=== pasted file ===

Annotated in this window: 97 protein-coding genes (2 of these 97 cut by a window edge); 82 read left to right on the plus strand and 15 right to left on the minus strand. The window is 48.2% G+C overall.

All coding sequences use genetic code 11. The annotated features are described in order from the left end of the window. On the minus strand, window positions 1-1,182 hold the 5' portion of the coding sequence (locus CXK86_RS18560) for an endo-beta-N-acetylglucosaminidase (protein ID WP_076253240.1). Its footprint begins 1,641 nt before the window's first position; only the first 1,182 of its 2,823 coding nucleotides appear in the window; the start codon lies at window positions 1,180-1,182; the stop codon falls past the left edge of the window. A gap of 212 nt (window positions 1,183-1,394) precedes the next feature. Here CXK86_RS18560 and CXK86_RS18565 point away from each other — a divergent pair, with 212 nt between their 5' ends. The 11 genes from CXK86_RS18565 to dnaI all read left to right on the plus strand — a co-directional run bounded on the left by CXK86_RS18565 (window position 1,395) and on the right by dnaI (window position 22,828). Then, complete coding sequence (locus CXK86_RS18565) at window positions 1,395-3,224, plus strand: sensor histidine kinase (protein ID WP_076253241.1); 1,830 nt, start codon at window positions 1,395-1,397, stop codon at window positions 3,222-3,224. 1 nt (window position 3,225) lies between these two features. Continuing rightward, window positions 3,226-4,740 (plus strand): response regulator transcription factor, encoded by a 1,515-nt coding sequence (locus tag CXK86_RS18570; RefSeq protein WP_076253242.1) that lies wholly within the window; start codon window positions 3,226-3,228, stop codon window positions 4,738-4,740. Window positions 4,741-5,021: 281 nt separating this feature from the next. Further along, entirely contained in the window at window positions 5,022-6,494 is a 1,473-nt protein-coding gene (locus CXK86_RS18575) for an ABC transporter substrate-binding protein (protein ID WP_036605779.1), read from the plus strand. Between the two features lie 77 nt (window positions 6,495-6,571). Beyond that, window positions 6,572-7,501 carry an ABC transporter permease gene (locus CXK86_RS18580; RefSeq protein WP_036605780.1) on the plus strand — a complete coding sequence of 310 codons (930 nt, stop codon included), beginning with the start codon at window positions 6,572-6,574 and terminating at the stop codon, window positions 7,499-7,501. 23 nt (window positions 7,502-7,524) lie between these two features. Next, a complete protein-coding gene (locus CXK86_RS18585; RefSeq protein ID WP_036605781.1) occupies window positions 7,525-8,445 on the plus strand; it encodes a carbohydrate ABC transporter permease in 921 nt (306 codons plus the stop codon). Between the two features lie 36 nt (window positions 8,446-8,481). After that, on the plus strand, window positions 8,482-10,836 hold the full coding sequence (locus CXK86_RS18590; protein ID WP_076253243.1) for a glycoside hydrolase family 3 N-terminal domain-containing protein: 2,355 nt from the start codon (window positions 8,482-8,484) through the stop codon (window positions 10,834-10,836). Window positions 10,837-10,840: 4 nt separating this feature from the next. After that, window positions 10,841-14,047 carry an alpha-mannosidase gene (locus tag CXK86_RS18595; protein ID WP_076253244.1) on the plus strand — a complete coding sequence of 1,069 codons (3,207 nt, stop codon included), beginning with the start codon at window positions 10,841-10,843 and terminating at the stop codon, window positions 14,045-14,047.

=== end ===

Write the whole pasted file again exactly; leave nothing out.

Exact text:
Annotated in this window: 97 protein-coding genes (2 of these 97 cut by a window edge); 82 read left to right on the plus strand and 15 right to left on the minus strand. The window is 48.2% G+C overall.

All coding sequences use genetic code 11. The annotated features are described in order from the left end of the window. On the minus strand, window positions 1-1,182 hold the 5' portion of the coding sequence (locus CXK86_RS18560) for an endo-beta-N-acetylglucosaminidase (protein ID WP_076253240.1). Its footprint begins 1,641 nt before the window's first position; only the first 1,182 of its 2,823 coding nucleotides appear in the window; the start codon lies at window positions 1,180-1,182; the stop codon falls past the left edge of the window. A gap of 212 nt (window positions 1,183-1,394) precedes the next feature. Here CXK86_RS18560 and CXK86_RS18565 point away from each other — a divergent pair, with 212 nt between their 5' ends. The 11 genes from CXK86_RS18565 to dnaI all read left to right on the plus strand — a co-directional run bounded on the left by CXK86_RS18565 (window position 1,395) and on the right by dnaI (window position 22,828). Then, complete coding sequence (locus CXK86_RS18565) at window positions 1,395-3,224, plus strand: sensor histidine kinase (protein ID WP_076253241.1); 1,830 nt, start codon at window positions 1,395-1,397, stop codon at window positions 3,222-3,224. 1 nt (window position 3,225) lies between these two features. Continuing rightward, window positions 3,226-4,740 (plus strand): response regulator transcription factor, encoded by a 1,515-nt coding sequence (locus tag CXK86_RS18570; RefSeq protein WP_076253242.1) that lies wholly within the window; start codon window positions 3,226-3,228, stop codon window positions 4,738-4,740. Window positions 4,741-5,021: 281 nt separating this feature from the next. Further along, entirely contained in the window at window positions 5,022-6,494 is a 1,473-nt protein-coding gene (locus CXK86_RS18575) for an ABC transporter substrate-binding protein (protein ID WP_036605779.1), read from the plus strand. Between the two features lie 77 nt (window positions 6,495-6,571). Beyond that, window positions 6,572-7,501 carry an ABC transporter permease gene (locus CXK86_RS18580; RefSeq protein WP_036605780.1) on the plus strand — a complete coding sequence of 310 codons (930 nt, stop codon included), beginning with the start codon at window positions 6,572-6,574 and terminating at the stop codon, window positions 7,499-7,501. 23 nt (window positions 7,502-7,524) lie between these two features. Next, a complete protein-coding gene (locus CXK86_RS18585; RefSeq protein ID WP_036605781.1) occupies window positions 7,525-8,445 on the plus strand; it encodes a carbohydrate ABC transporter permease in 921 nt (306 codons plus the stop codon). Between the two features lie 36 nt (window positions 8,446-8,481). After that, on the plus strand, window positions 8,482-10,836 hold the full coding sequence (locus CXK86_RS18590; protein ID WP_076253243.1) for a glycoside hydrolase family 3 N-terminal domain-containing protein: 2,355 nt from the start codon (window positions 8,482-8,484) through the stop codon (window positions 10,834-10,836). Window positions 10,837-10,840: 4 nt separating this feature from the next. After that, window positions 10,841-14,047 carry an alpha-mannosidase gene (locus tag CXK86_RS18595; protein ID WP_076253244.1) on the plus strand — a complete coding sequence of 1,069 codons (3,207 nt, stop codon included), beginning with the start codon at window positions 10,841-10,843 and terminating at the stop codon, window positions 14,045-14,047.